The one place where Sinopec is now producing a decent amount of shale gas, at field in Sichuan province, the cost of getting the gas out of the ground is running at least twice the US level. Partly its geography and partly it’s the fact giant state-owned companies operating in a competition-free environment usually need three dollars to do what an entrepreneurial company can do for one.

Ancient Chinese oil well

China was the first country to drill successfully for oil, over 1500 years ago.   It could use more of that native ingenuity to unlock the country’s buried wealth. The shale gas industry is largely the product of one brilliant and stubborn Greek-American entrepreneur, George Mitchell, who began experimenting with horizontal drilling in Texas about 30 years ago. He had his big breakthrough in 1998. Everyone knew the gas was down there, as they do now in China. The trick Mitchell solved was getting it out of the ground at a low-cost. The company he started Mitchell Energy & Development, now part of Devon Energy, remains at the forefront of shale gas exploration and production.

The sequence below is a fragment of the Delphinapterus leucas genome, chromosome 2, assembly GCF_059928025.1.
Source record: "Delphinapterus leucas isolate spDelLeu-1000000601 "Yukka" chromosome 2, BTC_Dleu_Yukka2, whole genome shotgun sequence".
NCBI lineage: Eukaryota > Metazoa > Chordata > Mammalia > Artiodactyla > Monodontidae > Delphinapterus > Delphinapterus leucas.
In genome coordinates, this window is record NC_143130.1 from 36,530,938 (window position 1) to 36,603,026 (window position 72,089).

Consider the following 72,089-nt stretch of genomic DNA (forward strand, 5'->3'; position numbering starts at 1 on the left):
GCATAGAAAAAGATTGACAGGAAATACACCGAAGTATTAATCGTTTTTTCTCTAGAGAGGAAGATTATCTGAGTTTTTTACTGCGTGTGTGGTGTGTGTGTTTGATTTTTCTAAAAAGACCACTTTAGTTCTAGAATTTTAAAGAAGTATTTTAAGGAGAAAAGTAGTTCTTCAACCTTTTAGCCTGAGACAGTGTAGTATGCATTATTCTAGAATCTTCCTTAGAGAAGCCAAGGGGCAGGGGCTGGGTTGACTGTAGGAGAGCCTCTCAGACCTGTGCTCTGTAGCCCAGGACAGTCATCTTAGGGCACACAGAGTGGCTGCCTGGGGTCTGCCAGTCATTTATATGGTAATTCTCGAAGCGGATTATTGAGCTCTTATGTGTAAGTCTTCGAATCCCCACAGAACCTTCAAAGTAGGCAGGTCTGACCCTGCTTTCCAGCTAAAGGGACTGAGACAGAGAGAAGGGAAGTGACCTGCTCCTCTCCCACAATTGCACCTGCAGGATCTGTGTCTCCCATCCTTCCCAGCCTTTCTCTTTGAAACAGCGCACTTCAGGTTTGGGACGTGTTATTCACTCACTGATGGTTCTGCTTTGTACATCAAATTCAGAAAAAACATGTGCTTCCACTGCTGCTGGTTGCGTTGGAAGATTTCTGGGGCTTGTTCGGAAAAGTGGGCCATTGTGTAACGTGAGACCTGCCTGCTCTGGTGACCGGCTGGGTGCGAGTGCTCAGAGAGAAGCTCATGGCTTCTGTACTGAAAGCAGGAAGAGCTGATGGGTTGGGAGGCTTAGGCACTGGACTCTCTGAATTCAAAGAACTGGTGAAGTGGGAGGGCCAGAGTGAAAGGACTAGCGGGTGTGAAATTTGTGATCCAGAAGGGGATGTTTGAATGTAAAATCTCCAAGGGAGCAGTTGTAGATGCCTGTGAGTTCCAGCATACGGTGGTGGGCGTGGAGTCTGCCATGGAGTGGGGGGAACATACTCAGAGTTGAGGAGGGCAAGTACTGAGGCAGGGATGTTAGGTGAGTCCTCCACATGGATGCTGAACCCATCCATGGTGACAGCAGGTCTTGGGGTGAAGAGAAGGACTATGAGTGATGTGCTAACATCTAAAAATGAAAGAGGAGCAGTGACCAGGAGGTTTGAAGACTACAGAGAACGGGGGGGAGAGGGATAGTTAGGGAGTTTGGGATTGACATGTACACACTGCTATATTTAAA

China needs Mitchell Energy as well its own George Mitchells, who can use their pluck and tolerance for risk to make the gas pay. Not only shale gas, but China is also blessed with equally abundant deposits of coalbed methane. Pretty much all this methane is in the hands of big state-owned coal companies. Talk about a wasting asset. The coal miners have zero expertise, and for now it seems zero incentive to go after this fuel in a big way. Just about everything about the oil and gas business in China is state-owned and price-controlled.

The applause was nearly deafening, especially in the US and Europe, when the leaders of the US and China announced the big agreement to reduce carbon emissions. No one can argue with the sentiments, with the policy goal of creating a cleaner world. But, absent from the discussion are specifics on how China will meet its promises. It’s only going to happen if and when natural gas becomes a major part of the energy mix.